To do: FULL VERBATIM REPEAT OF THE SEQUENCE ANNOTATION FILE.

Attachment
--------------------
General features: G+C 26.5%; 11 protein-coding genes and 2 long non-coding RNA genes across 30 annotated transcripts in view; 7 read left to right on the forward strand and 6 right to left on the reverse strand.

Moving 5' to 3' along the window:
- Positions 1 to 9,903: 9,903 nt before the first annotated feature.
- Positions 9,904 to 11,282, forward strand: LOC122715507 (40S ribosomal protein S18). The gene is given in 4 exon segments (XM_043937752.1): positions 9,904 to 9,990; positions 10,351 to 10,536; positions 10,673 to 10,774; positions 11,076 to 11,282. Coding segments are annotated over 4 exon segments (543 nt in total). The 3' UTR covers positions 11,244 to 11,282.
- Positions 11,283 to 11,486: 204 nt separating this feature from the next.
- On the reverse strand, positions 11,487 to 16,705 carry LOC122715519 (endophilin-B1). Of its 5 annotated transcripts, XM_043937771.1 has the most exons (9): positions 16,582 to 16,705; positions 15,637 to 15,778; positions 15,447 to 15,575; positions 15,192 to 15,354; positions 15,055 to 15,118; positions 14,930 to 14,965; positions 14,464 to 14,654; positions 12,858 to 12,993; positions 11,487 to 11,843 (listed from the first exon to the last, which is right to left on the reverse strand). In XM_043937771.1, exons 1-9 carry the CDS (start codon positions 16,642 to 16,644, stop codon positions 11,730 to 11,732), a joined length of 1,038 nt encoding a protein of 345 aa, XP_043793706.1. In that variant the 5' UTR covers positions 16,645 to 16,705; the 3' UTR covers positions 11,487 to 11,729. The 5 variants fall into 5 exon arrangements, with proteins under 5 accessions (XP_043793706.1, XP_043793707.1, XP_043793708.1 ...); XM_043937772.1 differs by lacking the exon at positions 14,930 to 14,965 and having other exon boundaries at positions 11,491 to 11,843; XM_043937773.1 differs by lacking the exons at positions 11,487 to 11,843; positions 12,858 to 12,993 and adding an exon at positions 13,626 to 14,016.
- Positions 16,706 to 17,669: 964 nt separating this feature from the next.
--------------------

General features: G+C 26.5%; 11 protein-coding genes and 2 long non-coding RNA genes across 30 annotated transcripts in view; 7 read left to right on the forward strand and 6 right to left on the reverse strand.

Moving 5' to 3' along the window:
- Positions 1 to 9,903: 9,903 nt before the first annotated feature.
- Positions 9,904 to 11,282, forward strand: LOC122715507 (40S ribosomal protein S18). The gene is given in 4 exon segments (XM_043937752.1): positions 9,904 to 9,990; positions 10,351 to 10,536; positions 10,673 to 10,774; positions 11,076 to 11,282. Coding segments are annotated over 4 exon segments (543 nt in total). The 3' UTR covers positions 11,244 to 11,282.
- Positions 11,283 to 11,486: 204 nt separating this feature from the next.
- On the reverse strand, positions 11,487 to 16,705 carry LOC122715519 (endophilin-B1). Of its 5 annotated transcripts, XM_043937771.1 has the most exons (9): positions 16,582 to 16,705; positions 15,637 to 15,778; positions 15,447 to 15,575; positions 15,192 to 15,354; positions 15,055 to 15,118; positions 14,930 to 14,965; positions 14,464 to 14,654; positions 12,858 to 12,993; positions 11,487 to 11,843 (listed from the first exon to the last, which is right to left on the reverse strand). In XM_043937771.1, exons 1-9 carry the CDS (start codon positions 16,642 to 16,644, stop codon positions 11,730 to 11,732), a joined length of 1,038 nt encoding a protein of 345 aa, XP_043793706.1. In that variant the 5' UTR covers positions 16,645 to 16,705; the 3' UTR covers positions 11,487 to 11,729. The 5 variants fall into 5 exon arrangements, with proteins under 5 accessions (XP_043793706.1, XP_043793707.1, XP_043793708.1 ...); XM_043937772.1 differs by lacking the exon at positions 14,930 to 14,965 and having other exon boundaries at positions 11,491 to 11,843; XM_043937773.1 differs by lacking the exons at positions 11,487 to 11,843; positions 12,858 to 12,993 and adding an exon at positions 13,626 to 14,016.
- Positions 16,706 to 17,669: 964 nt separating this feature from the next.